So, you’re thinking about changing car insurance providers or you’re in the process of making the switch and you want to know whether your old insurer will share your previous claims with the new insurer. While your old insurer might share your past claims with your new insurer directly, many insurers have other avenues of sourcing the relevant information.
Read on to better understand the purpose of your insurance claims history and how it comes into play when switching insurers.
How is your insurance claims history recorded?
One of the easiest ways to access your car insurance claims history is through your current insurer. They should have a copy of your previous claims on record that they can provide to you.
Your claims history is also recorded in what’s known as a ‘My Insurance Claims Report’ by the Insurance Reference Services Limited (IRS). The IRS is a member-based organisation that supports Australian general insurance companies, including Youi, in managing claims regarding motor, home and travel insurance. Member organisations can access the information on file with the IRS to help with the validation of information provided to them during the course of an insurance policy, from quotes to risk assessments through to claims.
This report includes information about your previous insurance claims as well as information you’ve disclosed to insurers in the process of obtaining insurance, making insurance claims or being a party to an insurance claim. This report might also include information concerning:
- Full name;
- Date of birth;
- Driver’s licence;
- Residential address;
- Details of applications made for insurance;
- Details of enquiries made by agents of insurance companies such as loss assessors, insurance investigators and recovery agents;
- Details of claims made under insurance policies held in your name or jointly in your name; and
- Details of claims where you were named as a driver of an insured vehicle.
The data regarding your claims history is kept on record for ten years. Information on any insurance enquiries are held on your report for five years.
How your insurance claims history works
According to IRS, the information captured in My Insurance Claims Reports is gathered in a number of ways, including:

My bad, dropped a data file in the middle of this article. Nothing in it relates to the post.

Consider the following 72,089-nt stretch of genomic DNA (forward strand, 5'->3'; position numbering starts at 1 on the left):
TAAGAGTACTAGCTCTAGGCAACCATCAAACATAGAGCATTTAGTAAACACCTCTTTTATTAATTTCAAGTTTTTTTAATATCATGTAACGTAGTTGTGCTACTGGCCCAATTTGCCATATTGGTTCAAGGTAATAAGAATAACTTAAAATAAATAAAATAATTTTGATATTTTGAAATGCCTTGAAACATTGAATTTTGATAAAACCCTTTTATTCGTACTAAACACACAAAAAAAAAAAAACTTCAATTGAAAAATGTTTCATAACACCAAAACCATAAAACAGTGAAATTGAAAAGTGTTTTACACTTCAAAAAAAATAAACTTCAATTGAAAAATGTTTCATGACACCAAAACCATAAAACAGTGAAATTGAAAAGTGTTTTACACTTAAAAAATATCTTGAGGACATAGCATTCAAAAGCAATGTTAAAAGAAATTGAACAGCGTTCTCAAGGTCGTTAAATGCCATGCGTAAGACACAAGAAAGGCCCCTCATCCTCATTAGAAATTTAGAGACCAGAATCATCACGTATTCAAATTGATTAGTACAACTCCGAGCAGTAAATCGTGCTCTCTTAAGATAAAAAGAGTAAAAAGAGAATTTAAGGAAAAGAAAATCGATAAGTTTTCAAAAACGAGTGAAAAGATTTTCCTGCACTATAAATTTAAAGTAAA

- From an application for general insurance;
- As a result of a third party insurance agency undertaking actions on behalf of an insurer; or
- Due to a claim lodged under a general insurance policy.
If you’re thinking of switching insurers or you’re in the process of getting quotes for a new policy, it can be a good idea to get a copy of your My Insurance Claims Report. The report will give you a good idea of the minimum claims information that you might need to disclose to insurers when taking out a new policy. You can order a copy of your My Insurance Claims Report by completing the webform. One of their customer service representatives will then reach out to you to chat through your order.
Your claims history is one of the factors that insurance companies use to determine the car insurance premium, so providing false or misleading information could mean that your claim is rejected or your policy is cancelled altogether.
How do insurers share past claims?
While insurers can share information regarding past claims with one another, IRS members have access to policyholders driving and claims history via the national database. When it comes to purchasing new insurance, honesty is always the best policy, so make sure you answer all questions accurately with all relevant information or it could come back to bite you later down the track.
If you’re on the market for new car insurance or are looking to upgrade your current policy, Youi has a range of different car insurance products that offer varying levels of protection. Choose from Comprehensive cover, Third Party Fire and Theft or Third Party Property Only. And if you’re a resident of New South Wales or South Australia, we also offer Compulsory Third Party (CTP) Insurance.
The information provided in this article contains general advice only. It has been prepared without taking into account any person’s particular objectives, financial situations or needs.